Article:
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A page from the Wilder Foundation’s scorecard created during a study of the Brooklyn Park Police Department.

After months of research, The Wilder Foundation unveiled its study on the Brooklyn Park Police Department and root causes of violence July 12.

The more-than 100-page study, titled “Brooklyn Park: Improving Safety and Policing,” makes three large-picture recommendations for the city: prevent violence before it occurs, improve violence interventions, and to regularly assess the Brooklyn Park Police Department for improvements based on the scorecard developed by the nonprofit’s researchers.

“During a time when violent crime has been rising around the country and in our region, this timely report provides a thorough research-based foundation to better understand and address the root causes and conditions that result in a lack of safety in the community,” said Jay Stroebel, city manager.

“The Brooklyn Park City Council and city staff are committed to work together with the community to create the conditions for safety to thrive in all corners of our city and continue our ongoing work to provide the best public safety services for all our residents.”

The council took no action on the report, and is expected to continue discussing the findings at a July 19 work session.

Background

Following the murder of George Floyd in Minneapolis in 2020, the Brooklyn Park City Council charged the Human Rights Commission and the Police Department’s Multicultural Advisory Committee with developing a work plan to bring recommendations for police reform back to the council.

During that process, the city decided to contract with Wilder Research to analyze the Police Department using research-based standards for criminal justice reform. The researchers were asked to develop a data-based scorecard for the city’s Police Department. The researchers were also asked to analyze systemic inequities and their impact on law enforcement, and to conduct an analysis of root causes of violence in the community.

Violent crime increased substantially in the city, with 2020 bringing an 11% increase in the violent crime rate, according to the Police Department. As of June of this year, violent crime was up another 2% compared to the previous year.

Meanwhile, calls for police reform have grown ever louder following the officer-involved killing of Daunte Wright in neighboring Brooklyn Center this April.

For the report, researchers reviewed existing scholarly research on public and community safety and policing, analyzed existing community data for root causes and interviewed more than 50 city employees and residents.

Root causes of violence

Generally, safe communities are communities where people have what they need, said Lindsay Turner, of Wilder Research. That is, risks for violence increase when people are not economically secure and not connected to their communities, she said.

Root causes can tie back to family trauma and lack of support, health care insufficiencies, lack of neighborhood cohesion, lack of positive youth development opportunities, economic inequality and educational insufficiencies.

According to the report, likely root causes of violence are more prevalent in the southern portion of the community than in the northern portion.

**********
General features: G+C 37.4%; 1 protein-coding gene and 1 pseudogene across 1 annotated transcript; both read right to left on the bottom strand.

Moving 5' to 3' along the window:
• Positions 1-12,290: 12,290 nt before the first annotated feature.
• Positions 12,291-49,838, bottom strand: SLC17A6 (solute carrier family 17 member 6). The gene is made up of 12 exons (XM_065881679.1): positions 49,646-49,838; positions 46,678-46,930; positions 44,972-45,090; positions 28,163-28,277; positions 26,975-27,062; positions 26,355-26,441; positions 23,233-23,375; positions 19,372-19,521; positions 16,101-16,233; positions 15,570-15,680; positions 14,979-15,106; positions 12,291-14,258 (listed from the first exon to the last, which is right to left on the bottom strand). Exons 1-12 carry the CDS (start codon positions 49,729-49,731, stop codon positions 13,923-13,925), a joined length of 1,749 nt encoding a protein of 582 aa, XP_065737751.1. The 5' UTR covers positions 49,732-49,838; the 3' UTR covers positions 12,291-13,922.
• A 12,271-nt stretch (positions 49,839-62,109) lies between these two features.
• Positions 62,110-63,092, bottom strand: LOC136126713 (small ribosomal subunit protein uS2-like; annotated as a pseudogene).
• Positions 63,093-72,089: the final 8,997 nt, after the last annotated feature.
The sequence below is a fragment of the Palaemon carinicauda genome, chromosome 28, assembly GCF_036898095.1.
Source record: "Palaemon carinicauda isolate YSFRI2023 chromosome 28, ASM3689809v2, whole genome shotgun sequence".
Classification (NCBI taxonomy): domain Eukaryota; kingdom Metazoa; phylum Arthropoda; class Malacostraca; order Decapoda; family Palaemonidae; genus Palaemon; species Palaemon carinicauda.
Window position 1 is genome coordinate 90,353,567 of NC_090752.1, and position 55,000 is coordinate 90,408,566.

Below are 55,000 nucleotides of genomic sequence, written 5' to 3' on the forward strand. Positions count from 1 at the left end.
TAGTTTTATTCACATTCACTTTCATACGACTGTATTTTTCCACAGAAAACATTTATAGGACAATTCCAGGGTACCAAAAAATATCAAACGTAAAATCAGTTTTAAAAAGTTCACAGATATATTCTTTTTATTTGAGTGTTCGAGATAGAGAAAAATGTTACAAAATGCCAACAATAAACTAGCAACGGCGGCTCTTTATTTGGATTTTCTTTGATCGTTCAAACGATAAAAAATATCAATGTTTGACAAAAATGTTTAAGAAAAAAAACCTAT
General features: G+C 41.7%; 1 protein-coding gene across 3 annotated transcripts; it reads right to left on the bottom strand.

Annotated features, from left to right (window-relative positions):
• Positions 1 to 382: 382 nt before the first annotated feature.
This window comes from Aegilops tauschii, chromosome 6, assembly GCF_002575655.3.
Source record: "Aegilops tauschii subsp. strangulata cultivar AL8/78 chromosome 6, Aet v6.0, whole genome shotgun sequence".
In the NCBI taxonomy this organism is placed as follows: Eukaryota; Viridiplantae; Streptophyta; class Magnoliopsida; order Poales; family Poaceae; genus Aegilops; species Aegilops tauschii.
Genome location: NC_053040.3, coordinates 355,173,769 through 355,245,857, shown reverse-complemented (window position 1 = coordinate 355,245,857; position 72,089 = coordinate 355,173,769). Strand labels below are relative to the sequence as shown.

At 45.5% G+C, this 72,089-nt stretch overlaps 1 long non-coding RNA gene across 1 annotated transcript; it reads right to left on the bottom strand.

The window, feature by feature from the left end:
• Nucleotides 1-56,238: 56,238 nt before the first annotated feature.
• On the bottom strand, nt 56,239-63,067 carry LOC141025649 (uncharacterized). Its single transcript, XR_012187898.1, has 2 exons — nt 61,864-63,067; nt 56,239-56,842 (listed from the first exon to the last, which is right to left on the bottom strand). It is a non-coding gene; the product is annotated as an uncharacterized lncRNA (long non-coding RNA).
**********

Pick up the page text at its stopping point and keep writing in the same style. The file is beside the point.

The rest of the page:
“Risk conditions appear to be unequally concentrated so that residents on the south side of the city and Black, Indigenous, and people of color residents experience relative disadvantage,” the report reads.

“It is important to note that systemic racism contributes to these disparities, largely driving conditions and outcomes that are more positive for white people and conditions and outcomes that are more negative for people of color,” the report continues.

“For example, community data show that rates of home ownership vary across race and place in Brooklyn Park. Relevant to home ownership disparities is the unconstitutional practice of redlining, which was common for generations. Redlining allowed white people access to and excluded BIPOC people from higher-value homes and neighborhoods with more amenities. This practice, while no longer legal today, has generational ripple effects. It allowed for accumulation of wealth by White people and unfair exclusion from wealth for BIPOC people.”

Addressing violence

To address violence within Brooklyn Park, Wilder recommends that the city consider implementing violence intervention tactics such as restorative justice.

“Restorative justice interventions involve community-based workers working with the person who caused harm, as well as the person or people harmed,” the report reads.

“Where survivors of harm consent, workers build relationships with the parties involved and impacted, with the ultimate goal of the responsible party understanding the impact of their behavior, and co-creating a plan to ensure accountability and repair harm. Evidence shows that restorative interventions, even in instances of serious violence and physical injury, are effective mechanisms to promote accountability and reduce the risk of future harm by the responsible party.

Wilder also recommends the city consider focused deterrence initiatives.

“Focused deterrence ‘involves the identification of specific offenders and offending groups, the mobilization of a diverse group of law enforcement, social services, and community stakeholders, the framing of a response using both sanctions and rewards, and direct, repeated communication with the individuals and groups in order to stop their violent behavior,’” the report reads. citing the works of Thomas Abt, who writes about criminal justice. “Studies have shown that focused deterrence is related to reduced community violence and homicides.”

Similarly, the report recommends a reduced reliance on policing in favor of behavioral health interventions and school-based interventions.